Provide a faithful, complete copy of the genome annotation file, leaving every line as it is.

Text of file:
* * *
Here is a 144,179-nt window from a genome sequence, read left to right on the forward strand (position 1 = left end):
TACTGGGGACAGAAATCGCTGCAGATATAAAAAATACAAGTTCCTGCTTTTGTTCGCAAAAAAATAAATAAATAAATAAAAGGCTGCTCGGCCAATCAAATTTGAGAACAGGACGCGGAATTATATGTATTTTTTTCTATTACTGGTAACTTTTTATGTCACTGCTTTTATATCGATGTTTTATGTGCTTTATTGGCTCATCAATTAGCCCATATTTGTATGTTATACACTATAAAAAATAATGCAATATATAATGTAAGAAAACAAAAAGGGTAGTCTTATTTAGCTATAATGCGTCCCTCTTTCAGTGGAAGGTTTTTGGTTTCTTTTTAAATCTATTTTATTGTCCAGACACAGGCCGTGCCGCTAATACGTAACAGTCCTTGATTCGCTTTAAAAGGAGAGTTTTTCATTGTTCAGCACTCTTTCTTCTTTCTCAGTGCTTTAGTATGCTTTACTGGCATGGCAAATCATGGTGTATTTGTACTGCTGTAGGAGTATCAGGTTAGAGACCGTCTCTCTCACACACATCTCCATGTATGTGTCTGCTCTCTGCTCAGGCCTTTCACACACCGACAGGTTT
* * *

Here is a 144,179-nt window from a genome sequence, read left to right on the forward strand (position 1 = left end):
TACTGGGGACAGAAATCGCTGCAGATATAAAAAATACAAGTTCCTGCTTTTGTTCGCAAAAAAATAAATAAATAAATAAAAGGCTGCTCGGCCAATCAAATTTGAGAACAGGACGCGGAATTATATGTATTTTTTTCTATTACTGGTAACTTTTTATGTCACTGCTTTTATATCGATGTTTTATGTGCTTTATTGGCTCATCAATTAGCCCATATTTGTATGTTATACACTATAAAAAATAATGCAATATATAATGTAAGAAAACAAAAAGGGTAGTCTTATTTAGCTATAATGCGTCCCTCTTTCAGTGGAAGGTTTTTGGTTTCTTTTTAAATCTATTTTATTGTCCAGACACAGGCCGTGCCGCTAATACGTAACAGTCCTTGATTCGCTTTAAAAGGAGAGTTTTTCATTGTTCAGCACTCTTTCTTCTTTCTCAGTGCTTTAGTATGCTTTACTGGCATGGCAAATCATGGTGTATTTGTACTGCTGTAGGAGTATCAGGTTAGAGACCGTCTCTCTCACACACATCTCCATGTATGTGTCTGCTCTCTGCTCAGGCCTTTCACACACCGACAGGTTT